Just like automobiles, bicyclists need to cross valleys, canyons and rivers and ravines.Bicyclists simply need bridges. Without the proper infrastructure and legislation in place, the access and safety for bicyclists to use vital transportation crossings continues to serve as a major obstacle for both recreational and commuting use. NYBC is involved in two key campaigns to advance cyclist right to safe access on bridges:
The Livingston Avenue Railroad Bridge Coalition: Centered in the Capital Region of New York State connecting the cities of Albany and Renssalear, the Livingston Avenue Railroad Bridge has been in service for over a century and is slated for reconstruction in 2017. The Livingston Avenue Railroad Bridge Coalition was formed to advocate for the inclusion of a bike and pedestrian walkway on the new bridge, which as an infrastructure element of the original bridge. The current bridge provided a walkway for nearly 80 years, but was closed in the early 1990s due to lack of maintenance and deterioration of walkway surface. NYBC has partnered with LARBC to push for the inclusion of a bike path on the new bridge, which will serve as a major transportation connection for the region. The campaign has the potential to set precedent across the state that cyclists need bridges.
- Follow the Campaign at NYBC’s LARBC Page by Clicking Here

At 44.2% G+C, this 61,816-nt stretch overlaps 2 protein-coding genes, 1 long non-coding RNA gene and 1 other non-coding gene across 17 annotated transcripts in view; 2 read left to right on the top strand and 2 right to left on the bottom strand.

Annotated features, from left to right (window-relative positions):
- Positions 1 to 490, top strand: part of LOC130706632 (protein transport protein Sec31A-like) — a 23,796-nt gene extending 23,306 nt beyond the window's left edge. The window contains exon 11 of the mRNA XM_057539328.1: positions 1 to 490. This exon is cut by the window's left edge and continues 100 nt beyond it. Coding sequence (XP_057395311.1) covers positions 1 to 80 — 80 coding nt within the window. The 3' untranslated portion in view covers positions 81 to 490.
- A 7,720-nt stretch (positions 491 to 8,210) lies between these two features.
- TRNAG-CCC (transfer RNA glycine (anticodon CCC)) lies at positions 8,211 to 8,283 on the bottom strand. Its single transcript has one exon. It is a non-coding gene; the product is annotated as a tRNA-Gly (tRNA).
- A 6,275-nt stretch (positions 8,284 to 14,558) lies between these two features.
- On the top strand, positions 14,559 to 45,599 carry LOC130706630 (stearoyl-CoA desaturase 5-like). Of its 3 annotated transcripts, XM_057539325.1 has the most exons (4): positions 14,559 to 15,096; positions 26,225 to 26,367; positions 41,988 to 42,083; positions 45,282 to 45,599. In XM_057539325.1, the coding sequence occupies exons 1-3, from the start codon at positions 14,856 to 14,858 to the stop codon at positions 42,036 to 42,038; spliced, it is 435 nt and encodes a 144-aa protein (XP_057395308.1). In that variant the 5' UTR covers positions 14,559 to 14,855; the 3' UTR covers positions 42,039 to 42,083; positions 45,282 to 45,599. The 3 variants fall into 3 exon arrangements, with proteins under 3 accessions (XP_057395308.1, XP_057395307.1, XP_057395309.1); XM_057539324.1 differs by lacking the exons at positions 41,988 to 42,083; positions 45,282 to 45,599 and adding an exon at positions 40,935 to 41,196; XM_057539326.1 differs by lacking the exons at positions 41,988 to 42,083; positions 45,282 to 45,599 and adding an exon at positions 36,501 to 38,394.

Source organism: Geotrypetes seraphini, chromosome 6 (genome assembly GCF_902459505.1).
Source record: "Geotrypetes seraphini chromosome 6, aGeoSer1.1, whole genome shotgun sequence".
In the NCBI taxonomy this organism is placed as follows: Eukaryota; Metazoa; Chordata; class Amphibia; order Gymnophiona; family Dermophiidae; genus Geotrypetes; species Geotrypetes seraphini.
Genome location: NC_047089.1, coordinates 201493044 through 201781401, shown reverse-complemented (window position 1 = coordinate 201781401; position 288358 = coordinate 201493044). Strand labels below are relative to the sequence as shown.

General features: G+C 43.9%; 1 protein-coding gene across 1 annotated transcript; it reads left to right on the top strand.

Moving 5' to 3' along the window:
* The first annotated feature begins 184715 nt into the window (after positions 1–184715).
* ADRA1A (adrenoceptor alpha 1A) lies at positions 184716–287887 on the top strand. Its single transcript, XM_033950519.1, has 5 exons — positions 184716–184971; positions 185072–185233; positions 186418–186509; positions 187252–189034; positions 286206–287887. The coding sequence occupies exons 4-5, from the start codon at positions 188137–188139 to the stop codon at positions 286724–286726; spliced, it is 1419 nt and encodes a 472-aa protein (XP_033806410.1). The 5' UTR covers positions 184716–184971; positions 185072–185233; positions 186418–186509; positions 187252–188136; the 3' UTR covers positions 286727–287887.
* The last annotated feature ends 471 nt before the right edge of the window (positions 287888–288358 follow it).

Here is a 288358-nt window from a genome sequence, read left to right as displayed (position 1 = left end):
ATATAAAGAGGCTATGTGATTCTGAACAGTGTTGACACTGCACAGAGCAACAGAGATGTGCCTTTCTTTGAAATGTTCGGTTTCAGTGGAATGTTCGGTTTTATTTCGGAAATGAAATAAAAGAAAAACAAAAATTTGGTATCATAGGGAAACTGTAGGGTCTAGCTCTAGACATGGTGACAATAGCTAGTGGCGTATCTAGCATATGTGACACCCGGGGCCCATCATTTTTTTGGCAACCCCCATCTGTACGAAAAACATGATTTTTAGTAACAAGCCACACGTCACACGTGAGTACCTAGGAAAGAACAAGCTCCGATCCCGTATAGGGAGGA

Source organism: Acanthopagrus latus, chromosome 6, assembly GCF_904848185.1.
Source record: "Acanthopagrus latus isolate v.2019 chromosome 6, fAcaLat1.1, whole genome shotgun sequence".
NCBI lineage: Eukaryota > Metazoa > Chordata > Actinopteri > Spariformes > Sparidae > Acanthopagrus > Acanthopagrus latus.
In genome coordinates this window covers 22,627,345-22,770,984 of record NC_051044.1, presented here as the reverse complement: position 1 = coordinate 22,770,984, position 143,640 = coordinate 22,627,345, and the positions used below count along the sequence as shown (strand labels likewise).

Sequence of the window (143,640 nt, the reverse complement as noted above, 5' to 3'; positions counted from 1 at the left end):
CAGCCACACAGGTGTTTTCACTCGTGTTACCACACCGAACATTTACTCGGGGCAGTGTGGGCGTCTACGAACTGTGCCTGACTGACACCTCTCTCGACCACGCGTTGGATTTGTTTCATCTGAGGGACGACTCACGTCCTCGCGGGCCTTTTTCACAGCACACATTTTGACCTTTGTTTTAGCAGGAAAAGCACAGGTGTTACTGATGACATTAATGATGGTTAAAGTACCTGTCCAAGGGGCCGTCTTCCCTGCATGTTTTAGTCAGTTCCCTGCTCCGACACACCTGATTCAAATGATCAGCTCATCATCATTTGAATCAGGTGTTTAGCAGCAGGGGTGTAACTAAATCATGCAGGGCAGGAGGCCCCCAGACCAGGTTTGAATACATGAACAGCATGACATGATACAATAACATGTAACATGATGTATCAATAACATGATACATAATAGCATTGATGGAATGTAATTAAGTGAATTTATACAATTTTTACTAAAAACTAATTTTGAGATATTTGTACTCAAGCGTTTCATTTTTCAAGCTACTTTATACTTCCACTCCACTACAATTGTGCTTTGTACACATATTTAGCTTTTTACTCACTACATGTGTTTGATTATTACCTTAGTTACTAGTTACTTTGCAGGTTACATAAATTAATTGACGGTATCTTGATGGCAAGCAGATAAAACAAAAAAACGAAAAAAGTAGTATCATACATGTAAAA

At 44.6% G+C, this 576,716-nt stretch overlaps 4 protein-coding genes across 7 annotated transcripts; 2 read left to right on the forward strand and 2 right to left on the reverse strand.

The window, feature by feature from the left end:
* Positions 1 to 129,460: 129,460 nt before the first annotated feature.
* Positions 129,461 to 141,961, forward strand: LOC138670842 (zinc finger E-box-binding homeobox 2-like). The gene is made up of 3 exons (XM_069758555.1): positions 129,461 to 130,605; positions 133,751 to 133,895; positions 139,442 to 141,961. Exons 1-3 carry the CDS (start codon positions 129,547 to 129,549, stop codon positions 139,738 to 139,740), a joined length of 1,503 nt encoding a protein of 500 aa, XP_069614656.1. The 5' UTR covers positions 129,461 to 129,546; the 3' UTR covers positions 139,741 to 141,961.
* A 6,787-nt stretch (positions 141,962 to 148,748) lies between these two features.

- Also, Check out Park and Trail’s New York’s Page for more information
The Tappan Zee Bridge Reconstruction:
NYBC has been supporting the addition of a multi–use path along the newly designed Tappan Zee Bridge crossing the Hudson River between Westchester and Rockland Counties since the project was first discussed. We served on advisory committees and continue to provide advice today. Our clear support was for this strategic route for non-motorized travel across the River within a thirty-two mile span of dense population centers that now lack of any such bike connectivity. However we also supported a cost effective and practical project that’s in keeping with the anticipated uses and the design standards that should guide such projects.
The 16,013 foot, roughly 3-mile long Tappan Zee Bridge has taken structural abuse from constant automobile traffic and has outlived its projected 50-year lifespan since opening in 1955. The bridge, which is a vital commuter connection to New York City and within the Hudson Valley, has been under review for reconstruction by the New York State DOT. In a recent letter to Governor Cuomo, a bipartisan group of eleven elected officials and sixteen labor, environmental, equity, good government and transportation organizations voiced their concern about the possibility that the new TZB could be built without transit:
” A Transit-less Tappan Zee Bridge would be obsolete from day one.’ The crucial transportation connection across the river must include mass-transit considerations to help reduce congestion and prompt people to take healthier, more environmentally friendly modes to work including bus, train, carpooling and biking.”